Stranger than fiction: The search for habitable exomoons


25 Responses to “Stranger than fiction: The search for habitable exomoons”

  1. Theophylact says:

    Other early fictional inhabited gas-giant moons include Titan (in Heinlein’s The Puppet Masters and Vonnegut’s The Sirens of Titan), Triton (in Delany’s novel of the same name), Jinx (in Niven’s Known Space universe) and even the Earth (in Niven’s A World Out of Time, it’s been moved into orbit around Jupiter when the Sun heats up enough to make its present neighborhood uninhabitable).

  2. DarthVain says:

    Life maybe, but likely primitive, or not as we know it.

    The obvious problem is large gas giants so far as I know typically exist outside the sweet spot of “habitable” zone. Thus any moon of a gas giant will likely be far enough away from the sun as to make it pretty damn cold. You would have better luck maybe finding ice microbes than any forests, unless they are composed of very different materials and processes that life as we know it exists. There is some thought that some of these moons, would be subject to large amounts of fluctuating gravity from orbiting such a massive object, and as such the constant squeezing and crushing could mean that they stay volcanic longer, and that this heat and gas productions might make life more habitable. Of course that is a pretty harsh environment by itself, let alone having to deal with the gravity itself.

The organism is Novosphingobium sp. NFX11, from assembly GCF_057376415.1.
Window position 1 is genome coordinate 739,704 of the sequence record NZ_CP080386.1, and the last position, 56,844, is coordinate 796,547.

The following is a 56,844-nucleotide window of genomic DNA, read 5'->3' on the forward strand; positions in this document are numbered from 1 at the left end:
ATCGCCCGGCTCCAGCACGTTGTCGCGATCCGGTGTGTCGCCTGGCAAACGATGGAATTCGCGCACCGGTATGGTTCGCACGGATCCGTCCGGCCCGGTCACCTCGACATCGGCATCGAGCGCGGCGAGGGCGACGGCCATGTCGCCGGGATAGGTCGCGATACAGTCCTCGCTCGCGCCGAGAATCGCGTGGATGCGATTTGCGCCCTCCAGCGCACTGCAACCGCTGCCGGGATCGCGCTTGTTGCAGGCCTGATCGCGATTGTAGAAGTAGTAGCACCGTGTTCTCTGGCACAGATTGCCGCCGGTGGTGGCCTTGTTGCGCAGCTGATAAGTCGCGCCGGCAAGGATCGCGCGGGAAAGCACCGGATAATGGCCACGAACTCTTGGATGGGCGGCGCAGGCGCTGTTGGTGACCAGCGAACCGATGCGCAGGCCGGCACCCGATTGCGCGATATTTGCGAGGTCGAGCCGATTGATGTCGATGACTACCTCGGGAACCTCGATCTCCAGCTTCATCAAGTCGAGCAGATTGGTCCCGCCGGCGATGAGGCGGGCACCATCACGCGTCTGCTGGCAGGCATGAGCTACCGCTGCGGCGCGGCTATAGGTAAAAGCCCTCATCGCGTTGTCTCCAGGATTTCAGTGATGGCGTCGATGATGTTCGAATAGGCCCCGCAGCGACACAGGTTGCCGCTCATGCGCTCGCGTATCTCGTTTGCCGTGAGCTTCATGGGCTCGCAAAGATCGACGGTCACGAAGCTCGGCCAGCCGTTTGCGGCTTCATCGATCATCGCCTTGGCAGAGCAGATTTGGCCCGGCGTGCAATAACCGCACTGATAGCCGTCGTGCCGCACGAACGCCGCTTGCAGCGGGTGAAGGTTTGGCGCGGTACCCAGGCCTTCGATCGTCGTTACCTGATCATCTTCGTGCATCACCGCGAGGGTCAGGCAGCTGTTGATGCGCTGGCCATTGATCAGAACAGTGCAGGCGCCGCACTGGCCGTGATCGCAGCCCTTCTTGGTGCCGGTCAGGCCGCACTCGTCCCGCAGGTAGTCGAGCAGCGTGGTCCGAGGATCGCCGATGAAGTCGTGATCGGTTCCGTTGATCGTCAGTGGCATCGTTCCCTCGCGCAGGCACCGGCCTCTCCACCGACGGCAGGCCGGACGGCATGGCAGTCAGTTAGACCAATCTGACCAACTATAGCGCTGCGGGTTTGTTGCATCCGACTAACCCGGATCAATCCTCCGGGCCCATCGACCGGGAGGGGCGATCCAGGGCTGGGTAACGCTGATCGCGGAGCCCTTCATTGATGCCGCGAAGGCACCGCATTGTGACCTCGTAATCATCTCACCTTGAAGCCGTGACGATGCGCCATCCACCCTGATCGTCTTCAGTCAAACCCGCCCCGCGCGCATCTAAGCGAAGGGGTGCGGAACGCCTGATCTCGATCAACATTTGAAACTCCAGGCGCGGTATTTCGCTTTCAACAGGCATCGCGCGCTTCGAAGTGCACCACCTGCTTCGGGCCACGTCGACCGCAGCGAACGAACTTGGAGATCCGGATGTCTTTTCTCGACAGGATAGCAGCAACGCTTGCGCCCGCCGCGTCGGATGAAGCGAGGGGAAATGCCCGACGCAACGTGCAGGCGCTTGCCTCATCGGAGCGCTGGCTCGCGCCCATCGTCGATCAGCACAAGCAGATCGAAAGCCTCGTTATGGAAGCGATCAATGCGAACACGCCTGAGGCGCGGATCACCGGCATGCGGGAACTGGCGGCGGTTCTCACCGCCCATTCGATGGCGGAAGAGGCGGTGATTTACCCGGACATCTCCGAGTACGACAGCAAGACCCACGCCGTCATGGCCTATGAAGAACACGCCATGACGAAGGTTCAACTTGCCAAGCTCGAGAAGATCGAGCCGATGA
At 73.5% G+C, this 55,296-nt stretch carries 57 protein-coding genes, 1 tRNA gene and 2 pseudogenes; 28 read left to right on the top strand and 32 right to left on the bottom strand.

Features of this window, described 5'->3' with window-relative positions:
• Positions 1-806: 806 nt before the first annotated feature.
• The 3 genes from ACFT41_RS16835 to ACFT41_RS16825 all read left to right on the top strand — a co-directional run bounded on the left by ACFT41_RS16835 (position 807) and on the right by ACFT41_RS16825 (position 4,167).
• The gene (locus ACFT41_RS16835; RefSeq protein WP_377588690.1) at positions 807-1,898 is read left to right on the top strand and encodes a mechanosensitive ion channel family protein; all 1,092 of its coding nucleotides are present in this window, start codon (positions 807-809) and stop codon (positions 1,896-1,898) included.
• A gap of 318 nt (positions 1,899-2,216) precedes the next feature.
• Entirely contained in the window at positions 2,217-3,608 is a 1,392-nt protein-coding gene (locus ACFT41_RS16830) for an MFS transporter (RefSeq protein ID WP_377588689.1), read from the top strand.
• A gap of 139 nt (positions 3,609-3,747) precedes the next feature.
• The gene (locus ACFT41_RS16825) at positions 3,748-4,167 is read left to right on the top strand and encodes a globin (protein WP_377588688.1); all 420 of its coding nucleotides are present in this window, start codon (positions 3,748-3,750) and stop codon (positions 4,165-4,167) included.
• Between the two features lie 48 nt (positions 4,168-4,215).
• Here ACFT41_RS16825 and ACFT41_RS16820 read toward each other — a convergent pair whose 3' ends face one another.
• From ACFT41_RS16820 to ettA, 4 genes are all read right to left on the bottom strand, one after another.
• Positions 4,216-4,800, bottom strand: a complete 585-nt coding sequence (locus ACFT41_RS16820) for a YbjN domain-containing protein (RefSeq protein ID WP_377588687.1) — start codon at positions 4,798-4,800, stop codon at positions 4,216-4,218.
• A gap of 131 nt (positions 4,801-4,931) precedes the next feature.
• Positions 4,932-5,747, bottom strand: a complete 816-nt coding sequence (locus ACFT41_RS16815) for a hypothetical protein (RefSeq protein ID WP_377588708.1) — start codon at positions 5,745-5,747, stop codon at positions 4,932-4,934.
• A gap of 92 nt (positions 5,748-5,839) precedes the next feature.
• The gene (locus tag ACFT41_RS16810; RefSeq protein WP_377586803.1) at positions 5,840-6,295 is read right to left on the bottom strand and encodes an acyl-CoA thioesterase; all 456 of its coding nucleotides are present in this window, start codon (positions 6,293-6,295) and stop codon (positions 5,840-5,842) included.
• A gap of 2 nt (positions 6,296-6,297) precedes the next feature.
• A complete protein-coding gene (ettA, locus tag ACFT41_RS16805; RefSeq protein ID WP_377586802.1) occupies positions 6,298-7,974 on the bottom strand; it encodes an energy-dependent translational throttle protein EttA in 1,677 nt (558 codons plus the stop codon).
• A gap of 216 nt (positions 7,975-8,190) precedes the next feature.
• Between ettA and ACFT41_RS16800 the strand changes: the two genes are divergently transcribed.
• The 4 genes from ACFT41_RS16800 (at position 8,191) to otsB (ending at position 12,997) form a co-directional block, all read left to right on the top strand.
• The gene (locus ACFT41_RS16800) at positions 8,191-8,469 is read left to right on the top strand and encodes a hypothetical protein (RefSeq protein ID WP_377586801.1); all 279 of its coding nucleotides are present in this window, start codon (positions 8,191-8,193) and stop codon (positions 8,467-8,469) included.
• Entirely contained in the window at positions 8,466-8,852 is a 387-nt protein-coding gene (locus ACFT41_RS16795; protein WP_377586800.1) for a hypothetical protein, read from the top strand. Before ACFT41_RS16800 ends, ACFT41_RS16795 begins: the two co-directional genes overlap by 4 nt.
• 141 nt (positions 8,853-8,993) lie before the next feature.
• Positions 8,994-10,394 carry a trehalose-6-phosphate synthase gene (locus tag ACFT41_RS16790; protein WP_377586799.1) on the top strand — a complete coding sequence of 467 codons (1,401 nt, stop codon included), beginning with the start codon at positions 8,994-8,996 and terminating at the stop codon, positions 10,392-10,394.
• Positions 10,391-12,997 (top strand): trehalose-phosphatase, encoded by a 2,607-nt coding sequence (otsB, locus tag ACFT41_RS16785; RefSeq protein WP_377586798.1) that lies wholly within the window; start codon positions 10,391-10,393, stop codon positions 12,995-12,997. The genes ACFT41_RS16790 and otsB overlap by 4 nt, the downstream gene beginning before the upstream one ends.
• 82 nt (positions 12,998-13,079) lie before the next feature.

So I would say, if forest moon’s like endor’s does exist I would suggest they are by far rarer than even ideal Earth type environments. While its wonderful to speculate we can only really extrapolate from what our current solar systems is composed of. Basically assume that our solar system is typical rather than atypical and go with that.

    • Lee Billings says:

      Hi Darth,